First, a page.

Effects on Playing Style and Perceptions


Effects on Playing Style and Perceptions

Written in 2015 by Raya Islam

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The Women’s 2015 World Cup in Canada brings about some drama never brought about in the world of soccer. The controversy involving the use of turf at the Women’s World Cup has met a great deal of backlash from multiple sides of the argument. Players despise the idea of competing on artificial turf, and after losing the court case against FIFA, cannot do much more about it. Although the case was filed as a violation of the “Human Rights Code” of Ontario, [espn] its implications have led to a variety of discussions. There exists several types of turf and each player has played on a variety of turf fields. The fields being used for the Women’s World Cup are, according to FIFA, the highest quality, third generation turf. A majority of the resarch done with turf is focused on the first and second generation types, but opinions and analyses exist with the latest kind. FIFA is very open about their quality checks of the turf being implemented in this world cup, as well as why they are so adamant about using it despite the layers pleas for change.

One of the major complaints players have on top of their negative perceptions of the surface is the effects turf has on playing style of soccer. The alterations of playing style on turf versus on natural grass are advocated for by players and researched by scientists across the globe.


Picture from a 2008 study by FIFA-hired company Prozone denying major

differences in Playability of FieldTurf and natural grass [14]


Perception vs. Reality

Since the perceptions players have about the turf are brought up regularly, several scientific studies have been conducted to look at the factual evidence behind these complaints. Does turf truly alter the way the game is played? With the additional injuries caused by turf in an already dangerous game, different studies show similar evidence about the playing style on turf. While most opinions state that a field’s playing surface has a huge impact on the feel of the game with faster ball movement and cleaner passes on turf, [4] FIFA sports medicine expert Jan Ekstand claims that “Perception is one thing and reality is another.” [10] Ekstan’s bold statement makes you think again about why this controversy is going on in the first place.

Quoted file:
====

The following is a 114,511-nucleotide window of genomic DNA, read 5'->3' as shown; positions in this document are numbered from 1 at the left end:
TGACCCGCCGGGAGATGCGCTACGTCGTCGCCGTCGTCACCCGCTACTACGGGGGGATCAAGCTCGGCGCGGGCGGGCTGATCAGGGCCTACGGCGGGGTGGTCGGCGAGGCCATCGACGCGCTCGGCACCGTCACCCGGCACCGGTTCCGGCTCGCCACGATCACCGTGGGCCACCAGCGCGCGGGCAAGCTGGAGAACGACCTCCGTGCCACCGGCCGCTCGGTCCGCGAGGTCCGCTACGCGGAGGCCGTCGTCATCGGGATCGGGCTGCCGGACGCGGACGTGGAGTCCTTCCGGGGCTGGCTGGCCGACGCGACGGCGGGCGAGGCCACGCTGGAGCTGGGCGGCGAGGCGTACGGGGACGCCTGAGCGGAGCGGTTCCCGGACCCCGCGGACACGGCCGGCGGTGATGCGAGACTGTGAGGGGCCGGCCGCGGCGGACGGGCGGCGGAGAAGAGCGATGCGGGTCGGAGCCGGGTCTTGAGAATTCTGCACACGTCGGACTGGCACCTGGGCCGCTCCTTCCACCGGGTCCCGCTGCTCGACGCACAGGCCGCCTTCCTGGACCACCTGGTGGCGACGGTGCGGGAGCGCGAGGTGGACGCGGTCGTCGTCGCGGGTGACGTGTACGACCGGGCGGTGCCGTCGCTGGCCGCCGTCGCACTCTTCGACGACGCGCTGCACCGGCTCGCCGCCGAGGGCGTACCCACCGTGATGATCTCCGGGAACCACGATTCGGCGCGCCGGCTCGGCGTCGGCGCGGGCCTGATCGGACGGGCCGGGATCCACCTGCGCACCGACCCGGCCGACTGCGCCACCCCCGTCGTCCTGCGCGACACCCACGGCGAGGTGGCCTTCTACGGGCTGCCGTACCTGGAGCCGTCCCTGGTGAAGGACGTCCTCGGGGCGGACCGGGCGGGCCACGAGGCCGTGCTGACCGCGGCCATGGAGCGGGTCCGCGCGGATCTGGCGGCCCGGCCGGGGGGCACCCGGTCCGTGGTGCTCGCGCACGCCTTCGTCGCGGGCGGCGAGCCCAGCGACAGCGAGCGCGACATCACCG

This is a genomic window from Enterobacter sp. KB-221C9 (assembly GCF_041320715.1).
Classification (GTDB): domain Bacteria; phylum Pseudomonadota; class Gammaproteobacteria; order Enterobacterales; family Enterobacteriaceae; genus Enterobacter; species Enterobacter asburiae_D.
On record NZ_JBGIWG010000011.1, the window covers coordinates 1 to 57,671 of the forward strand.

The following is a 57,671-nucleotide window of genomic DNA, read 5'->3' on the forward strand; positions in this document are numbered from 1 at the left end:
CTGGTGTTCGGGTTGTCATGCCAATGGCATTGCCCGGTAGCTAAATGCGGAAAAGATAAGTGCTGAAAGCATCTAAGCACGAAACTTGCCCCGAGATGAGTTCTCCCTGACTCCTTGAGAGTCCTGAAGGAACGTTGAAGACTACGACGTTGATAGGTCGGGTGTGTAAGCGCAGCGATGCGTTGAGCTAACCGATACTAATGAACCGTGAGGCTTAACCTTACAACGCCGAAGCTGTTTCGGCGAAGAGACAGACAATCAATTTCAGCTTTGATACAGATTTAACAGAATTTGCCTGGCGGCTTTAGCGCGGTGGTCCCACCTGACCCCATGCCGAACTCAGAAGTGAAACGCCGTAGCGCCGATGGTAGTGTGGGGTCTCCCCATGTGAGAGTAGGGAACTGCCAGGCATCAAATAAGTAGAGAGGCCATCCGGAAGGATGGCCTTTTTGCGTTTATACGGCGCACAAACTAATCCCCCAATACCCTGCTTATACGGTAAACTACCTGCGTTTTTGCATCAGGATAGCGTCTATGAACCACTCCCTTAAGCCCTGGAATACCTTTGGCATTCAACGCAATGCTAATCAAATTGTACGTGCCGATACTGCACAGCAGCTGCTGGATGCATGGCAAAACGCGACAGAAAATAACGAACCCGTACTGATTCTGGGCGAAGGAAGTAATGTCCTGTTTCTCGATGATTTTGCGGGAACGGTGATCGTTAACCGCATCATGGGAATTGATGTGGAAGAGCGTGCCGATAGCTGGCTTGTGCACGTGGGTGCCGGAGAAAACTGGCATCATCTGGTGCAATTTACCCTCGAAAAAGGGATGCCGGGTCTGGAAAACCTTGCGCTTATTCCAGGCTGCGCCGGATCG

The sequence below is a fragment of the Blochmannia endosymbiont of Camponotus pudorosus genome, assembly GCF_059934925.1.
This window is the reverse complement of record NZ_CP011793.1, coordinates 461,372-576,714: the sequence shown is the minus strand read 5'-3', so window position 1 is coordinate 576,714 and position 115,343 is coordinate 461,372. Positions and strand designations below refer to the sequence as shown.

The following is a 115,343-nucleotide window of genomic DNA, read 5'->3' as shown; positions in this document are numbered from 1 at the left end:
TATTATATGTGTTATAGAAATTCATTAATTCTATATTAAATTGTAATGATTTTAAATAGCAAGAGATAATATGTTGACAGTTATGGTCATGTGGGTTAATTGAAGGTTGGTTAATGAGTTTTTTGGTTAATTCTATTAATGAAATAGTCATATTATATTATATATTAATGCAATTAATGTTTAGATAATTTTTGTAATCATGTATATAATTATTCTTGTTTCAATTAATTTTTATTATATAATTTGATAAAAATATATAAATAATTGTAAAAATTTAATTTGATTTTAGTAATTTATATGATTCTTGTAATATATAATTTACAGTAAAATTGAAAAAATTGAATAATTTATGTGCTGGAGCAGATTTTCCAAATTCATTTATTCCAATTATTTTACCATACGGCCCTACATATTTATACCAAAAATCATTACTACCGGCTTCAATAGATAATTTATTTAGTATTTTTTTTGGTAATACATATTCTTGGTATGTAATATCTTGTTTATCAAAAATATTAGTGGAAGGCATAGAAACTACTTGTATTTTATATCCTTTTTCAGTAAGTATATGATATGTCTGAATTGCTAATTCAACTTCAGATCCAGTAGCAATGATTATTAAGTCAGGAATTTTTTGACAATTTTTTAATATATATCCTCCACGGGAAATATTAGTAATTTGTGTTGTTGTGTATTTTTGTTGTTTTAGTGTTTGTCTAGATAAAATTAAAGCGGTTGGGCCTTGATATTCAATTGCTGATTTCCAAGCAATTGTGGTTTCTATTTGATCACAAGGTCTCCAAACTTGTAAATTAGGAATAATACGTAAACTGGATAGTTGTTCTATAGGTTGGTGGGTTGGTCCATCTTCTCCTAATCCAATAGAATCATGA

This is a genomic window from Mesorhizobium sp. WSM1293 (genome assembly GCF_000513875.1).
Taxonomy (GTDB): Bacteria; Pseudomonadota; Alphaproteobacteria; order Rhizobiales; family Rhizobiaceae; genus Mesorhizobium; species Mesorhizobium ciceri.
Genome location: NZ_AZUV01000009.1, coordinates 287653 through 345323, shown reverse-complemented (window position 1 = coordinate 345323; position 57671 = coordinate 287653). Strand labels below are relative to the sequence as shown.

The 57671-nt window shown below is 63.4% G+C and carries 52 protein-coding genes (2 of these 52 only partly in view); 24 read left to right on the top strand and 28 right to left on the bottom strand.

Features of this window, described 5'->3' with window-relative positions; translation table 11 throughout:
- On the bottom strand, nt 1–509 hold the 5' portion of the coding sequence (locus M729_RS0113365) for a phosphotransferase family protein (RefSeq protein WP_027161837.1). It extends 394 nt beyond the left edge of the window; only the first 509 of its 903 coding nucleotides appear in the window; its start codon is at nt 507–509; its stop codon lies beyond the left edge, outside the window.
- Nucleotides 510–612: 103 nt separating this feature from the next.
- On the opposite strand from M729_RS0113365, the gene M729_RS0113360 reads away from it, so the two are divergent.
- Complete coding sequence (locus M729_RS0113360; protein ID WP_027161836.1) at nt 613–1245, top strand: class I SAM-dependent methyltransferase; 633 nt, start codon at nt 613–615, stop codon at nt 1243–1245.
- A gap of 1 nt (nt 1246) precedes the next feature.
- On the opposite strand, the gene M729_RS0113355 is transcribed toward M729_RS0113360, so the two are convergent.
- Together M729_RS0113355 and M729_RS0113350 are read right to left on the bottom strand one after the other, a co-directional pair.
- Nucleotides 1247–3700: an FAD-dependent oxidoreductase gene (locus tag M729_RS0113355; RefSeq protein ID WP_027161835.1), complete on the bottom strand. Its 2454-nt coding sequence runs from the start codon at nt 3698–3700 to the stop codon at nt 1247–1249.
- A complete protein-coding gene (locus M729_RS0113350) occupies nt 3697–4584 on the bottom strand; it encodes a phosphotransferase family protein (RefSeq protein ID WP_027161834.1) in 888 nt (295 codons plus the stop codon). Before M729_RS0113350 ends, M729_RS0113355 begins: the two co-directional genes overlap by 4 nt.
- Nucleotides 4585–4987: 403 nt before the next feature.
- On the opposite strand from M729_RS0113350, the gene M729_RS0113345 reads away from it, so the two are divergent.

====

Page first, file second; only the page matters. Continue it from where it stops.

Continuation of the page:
According to studies done by FIFA and studies outside of FIFA, the actual movement of the ball does not change much, but the mindset of the players has a greater change on the game as opposed to the ball. However, there still exists obvious alterations in the playing field and FIFA has a tendency to ignore these thoughts. Since the most recent type of turf is being implemented, players are unfamiliar with it, causing even more discomfort. Players feel as if this “inferior surface” [post] causes the players to feel like ‘guinea pigs’ to the idea of turf surfaces at the World Cup level. This is the first World Cup to ever use turf for all competition and training fields.

The misconception is that the turf being used is like the turf people are used to seeing, however FIFA claims that the turf used for this tournament is the latest “third generation” surface, whereas most of the turf research has been performed on first and second generation surfaces. When FIFA openly states that more research with the perceptions of turf have to be done, it makes the initial implementation of turf on the international stage slightly premature [10].


The Science Behind It